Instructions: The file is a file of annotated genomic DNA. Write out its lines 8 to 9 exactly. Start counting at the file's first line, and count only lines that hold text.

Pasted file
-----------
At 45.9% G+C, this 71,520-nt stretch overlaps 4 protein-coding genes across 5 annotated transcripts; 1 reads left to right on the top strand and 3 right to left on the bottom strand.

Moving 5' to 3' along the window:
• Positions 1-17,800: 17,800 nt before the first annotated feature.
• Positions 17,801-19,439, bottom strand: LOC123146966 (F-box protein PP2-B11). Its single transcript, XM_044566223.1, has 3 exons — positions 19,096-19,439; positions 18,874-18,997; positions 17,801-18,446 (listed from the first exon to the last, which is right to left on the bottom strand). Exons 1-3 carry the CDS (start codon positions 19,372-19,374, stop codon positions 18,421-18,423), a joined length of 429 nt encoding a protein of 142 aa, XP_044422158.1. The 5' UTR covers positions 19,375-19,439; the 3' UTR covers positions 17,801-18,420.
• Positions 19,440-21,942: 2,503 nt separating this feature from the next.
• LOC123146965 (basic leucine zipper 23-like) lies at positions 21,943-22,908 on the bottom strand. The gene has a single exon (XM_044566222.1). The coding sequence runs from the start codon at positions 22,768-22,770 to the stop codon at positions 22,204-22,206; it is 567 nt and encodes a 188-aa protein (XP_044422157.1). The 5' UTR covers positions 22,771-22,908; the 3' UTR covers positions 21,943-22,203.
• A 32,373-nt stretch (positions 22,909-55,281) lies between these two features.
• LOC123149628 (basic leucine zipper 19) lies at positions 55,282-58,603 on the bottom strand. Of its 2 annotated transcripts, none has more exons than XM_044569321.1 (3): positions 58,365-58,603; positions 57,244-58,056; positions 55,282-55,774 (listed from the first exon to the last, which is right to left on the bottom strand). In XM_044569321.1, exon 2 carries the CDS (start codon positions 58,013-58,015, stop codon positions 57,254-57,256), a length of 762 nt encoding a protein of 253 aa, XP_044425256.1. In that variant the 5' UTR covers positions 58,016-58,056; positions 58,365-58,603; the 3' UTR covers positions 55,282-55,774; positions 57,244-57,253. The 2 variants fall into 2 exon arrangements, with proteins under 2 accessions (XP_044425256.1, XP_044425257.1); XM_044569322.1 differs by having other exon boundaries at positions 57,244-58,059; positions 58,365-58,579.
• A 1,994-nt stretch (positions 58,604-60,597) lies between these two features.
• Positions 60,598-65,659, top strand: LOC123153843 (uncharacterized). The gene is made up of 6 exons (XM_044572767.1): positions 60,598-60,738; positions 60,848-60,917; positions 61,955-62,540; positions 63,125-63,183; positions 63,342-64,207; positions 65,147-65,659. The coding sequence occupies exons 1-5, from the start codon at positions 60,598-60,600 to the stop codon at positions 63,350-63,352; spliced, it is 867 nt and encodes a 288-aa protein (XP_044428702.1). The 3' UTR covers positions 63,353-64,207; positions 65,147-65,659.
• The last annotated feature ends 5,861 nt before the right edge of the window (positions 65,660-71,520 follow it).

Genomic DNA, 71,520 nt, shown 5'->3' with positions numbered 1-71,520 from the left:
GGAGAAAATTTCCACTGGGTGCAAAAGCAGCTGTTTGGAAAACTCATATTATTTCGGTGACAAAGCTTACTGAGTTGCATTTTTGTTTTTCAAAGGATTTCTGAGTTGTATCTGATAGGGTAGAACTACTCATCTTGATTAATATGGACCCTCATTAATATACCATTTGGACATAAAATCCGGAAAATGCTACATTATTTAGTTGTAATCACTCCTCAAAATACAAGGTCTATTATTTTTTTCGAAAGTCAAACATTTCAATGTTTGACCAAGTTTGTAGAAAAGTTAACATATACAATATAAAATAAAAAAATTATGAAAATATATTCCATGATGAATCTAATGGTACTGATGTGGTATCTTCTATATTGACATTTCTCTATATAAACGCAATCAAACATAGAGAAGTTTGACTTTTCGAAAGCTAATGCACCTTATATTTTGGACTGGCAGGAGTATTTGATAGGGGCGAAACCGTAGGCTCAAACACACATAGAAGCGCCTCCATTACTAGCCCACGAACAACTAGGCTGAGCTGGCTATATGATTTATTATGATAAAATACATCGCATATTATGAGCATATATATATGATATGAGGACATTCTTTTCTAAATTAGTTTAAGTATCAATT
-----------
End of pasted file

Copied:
• LOC123149628 (basic leucine zipper 19) lies at positions 55,282-58,603 on the bottom strand. Of its 2 annotated transcripts, none has more exons than XM_044569321.1 (3): positions 58,365-58,603; positions 57,244-58,056; positions 55,282-55,774 (listed from the first exon to the last, which is right to left on the bottom strand). In XM_044569321.1, exon 2 carries the CDS (start codon positions 58,013-58,015, stop codon positions 57,254-57,256), a length of 762 nt encoding a protein of 253 aa, XP_044425256.1. In that variant the 5' UTR covers positions 58,016-58,056; positions 58,365-58,603; the 3' UTR covers positions 55,282-55,774; positions 57,244-57,253. The 2 variants fall into 2 exon arrangements, with proteins under 2 accessions (XP_044425256.1, XP_044425257.1); XM_044569322.1 differs by having other exon boundaries at positions 57,244-58,059; positions 58,365-58,579.
• A 1,994-nt stretch (positions 58,604-60,597) lies between these two features.